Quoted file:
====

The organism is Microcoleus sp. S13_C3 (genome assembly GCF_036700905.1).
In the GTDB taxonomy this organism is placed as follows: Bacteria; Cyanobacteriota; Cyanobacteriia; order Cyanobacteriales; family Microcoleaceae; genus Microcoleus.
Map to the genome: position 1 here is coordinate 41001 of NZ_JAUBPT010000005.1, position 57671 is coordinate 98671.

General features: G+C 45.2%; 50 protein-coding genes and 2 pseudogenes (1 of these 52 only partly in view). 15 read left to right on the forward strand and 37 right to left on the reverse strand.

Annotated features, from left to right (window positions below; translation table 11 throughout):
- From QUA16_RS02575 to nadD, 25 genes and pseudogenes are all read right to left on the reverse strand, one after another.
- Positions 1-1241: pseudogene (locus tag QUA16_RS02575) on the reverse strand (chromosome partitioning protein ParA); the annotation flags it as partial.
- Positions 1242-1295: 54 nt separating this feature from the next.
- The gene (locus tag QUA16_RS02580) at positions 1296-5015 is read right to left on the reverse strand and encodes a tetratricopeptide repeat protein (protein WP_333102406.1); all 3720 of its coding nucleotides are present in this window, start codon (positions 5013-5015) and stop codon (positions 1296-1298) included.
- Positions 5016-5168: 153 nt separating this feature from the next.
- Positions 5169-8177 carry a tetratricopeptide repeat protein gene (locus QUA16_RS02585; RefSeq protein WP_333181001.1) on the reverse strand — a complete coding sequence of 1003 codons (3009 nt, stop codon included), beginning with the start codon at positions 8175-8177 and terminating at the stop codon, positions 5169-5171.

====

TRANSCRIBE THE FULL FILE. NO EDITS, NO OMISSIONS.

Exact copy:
The organism is Microcoleus sp. S13_C3 (genome assembly GCF_036700905.1).
In the GTDB taxonomy this organism is placed as follows: Bacteria; Cyanobacteriota; Cyanobacteriia; order Cyanobacteriales; family Microcoleaceae; genus Microcoleus.
Map to the genome: position 1 here is coordinate 41001 of NZ_JAUBPT010000005.1, position 57671 is coordinate 98671.

General features: G+C 45.2%; 50 protein-coding genes and 2 pseudogenes (1 of these 52 only partly in view). 15 read left to right on the forward strand and 37 right to left on the reverse strand.

Annotated features, from left to right (window positions below; translation table 11 throughout):
- From QUA16_RS02575 to nadD, 25 genes and pseudogenes are all read right to left on the reverse strand, one after another.
- Positions 1-1241: pseudogene (locus tag QUA16_RS02575) on the reverse strand (chromosome partitioning protein ParA); the annotation flags it as partial.
- Positions 1242-1295: 54 nt separating this feature from the next.
- The gene (locus tag QUA16_RS02580) at positions 1296-5015 is read right to left on the reverse strand and encodes a tetratricopeptide repeat protein (protein WP_333102406.1); all 3720 of its coding nucleotides are present in this window, start codon (positions 5013-5015) and stop codon (positions 1296-1298) included.
- Positions 5016-5168: 153 nt separating this feature from the next.
- Positions 5169-8177 carry a tetratricopeptide repeat protein gene (locus QUA16_RS02585; RefSeq protein WP_333181001.1) on the reverse strand — a complete coding sequence of 1003 codons (3009 nt, stop codon included), beginning with the start codon at positions 8175-8177 and terminating at the stop codon, positions 5169-5171.